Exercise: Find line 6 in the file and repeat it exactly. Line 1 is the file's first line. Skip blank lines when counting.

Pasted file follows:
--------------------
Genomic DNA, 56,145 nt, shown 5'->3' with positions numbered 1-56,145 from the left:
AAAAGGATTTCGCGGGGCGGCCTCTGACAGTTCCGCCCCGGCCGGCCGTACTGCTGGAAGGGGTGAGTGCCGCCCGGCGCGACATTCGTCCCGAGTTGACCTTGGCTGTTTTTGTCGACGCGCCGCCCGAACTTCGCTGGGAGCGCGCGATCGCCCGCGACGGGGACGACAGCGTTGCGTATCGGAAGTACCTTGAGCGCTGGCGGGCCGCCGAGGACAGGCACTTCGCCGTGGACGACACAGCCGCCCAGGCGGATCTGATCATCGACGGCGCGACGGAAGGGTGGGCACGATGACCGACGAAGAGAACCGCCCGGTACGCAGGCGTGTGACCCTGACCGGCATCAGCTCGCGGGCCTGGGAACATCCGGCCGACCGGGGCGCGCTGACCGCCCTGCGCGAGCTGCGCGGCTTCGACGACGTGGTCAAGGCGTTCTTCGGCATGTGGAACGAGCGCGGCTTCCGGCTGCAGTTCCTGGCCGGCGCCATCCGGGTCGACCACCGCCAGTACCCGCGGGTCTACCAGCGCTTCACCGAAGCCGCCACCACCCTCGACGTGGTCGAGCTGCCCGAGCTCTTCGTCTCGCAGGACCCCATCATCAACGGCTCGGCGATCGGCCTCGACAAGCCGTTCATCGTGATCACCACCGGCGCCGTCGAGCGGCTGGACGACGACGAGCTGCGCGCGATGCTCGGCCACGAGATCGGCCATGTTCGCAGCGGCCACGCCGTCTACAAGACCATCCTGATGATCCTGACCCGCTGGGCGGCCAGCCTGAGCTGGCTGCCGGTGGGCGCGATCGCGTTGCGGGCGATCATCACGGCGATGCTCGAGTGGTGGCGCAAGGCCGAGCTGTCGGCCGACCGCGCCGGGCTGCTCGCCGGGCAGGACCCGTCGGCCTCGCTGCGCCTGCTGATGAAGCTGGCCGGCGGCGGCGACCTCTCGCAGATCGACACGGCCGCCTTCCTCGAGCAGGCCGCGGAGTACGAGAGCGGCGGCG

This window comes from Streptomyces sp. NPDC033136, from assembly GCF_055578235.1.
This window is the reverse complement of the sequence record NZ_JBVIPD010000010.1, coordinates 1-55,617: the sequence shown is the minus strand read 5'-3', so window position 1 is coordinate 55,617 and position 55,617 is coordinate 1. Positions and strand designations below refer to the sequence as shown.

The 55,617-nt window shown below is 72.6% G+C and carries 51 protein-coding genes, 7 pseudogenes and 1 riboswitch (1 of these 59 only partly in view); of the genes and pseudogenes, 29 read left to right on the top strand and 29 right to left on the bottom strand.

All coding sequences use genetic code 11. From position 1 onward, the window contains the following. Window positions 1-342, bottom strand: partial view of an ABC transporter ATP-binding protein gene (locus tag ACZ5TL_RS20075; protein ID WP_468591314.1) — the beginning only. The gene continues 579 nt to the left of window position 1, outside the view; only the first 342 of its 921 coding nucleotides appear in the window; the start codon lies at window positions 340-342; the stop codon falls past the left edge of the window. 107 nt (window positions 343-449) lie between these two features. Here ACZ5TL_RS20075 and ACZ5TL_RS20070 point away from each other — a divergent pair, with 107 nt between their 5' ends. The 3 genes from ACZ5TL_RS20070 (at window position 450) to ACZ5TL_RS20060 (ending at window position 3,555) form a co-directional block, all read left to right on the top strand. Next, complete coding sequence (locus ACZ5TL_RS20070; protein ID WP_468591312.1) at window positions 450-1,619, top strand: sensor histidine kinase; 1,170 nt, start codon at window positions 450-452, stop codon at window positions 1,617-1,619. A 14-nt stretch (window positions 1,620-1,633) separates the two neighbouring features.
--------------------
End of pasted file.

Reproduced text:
All coding sequences use genetic code 11. From position 1 onward, the window contains the following. Window positions 1-342, bottom strand: partial view of an ABC transporter ATP-binding protein gene (locus tag ACZ5TL_RS20075; protein ID WP_468591314.1) — the beginning only. The gene continues 579 nt to the left of window position 1, outside the view; only the first 342 of its 921 coding nucleotides appear in the window; the start codon lies at window positions 340-342; the stop codon falls past the left edge of the window. 107 nt (window positions 343-449) lie between these two features. Here ACZ5TL_RS20075 and ACZ5TL_RS20070 point away from each other — a divergent pair, with 107 nt between their 5' ends. The 3 genes from ACZ5TL_RS20070 (at window position 450) to ACZ5TL_RS20060 (ending at window position 3,555) form a co-directional block, all read left to right on the top strand. Next, complete coding sequence (locus ACZ5TL_RS20070; protein ID WP_468591312.1) at window positions 450-1,619, top strand: sensor histidine kinase; 1,170 nt, start codon at window positions 450-452, stop codon at window positions 1,617-1,619. A 14-nt stretch (window positions 1,620-1,633) separates the two neighbouring features.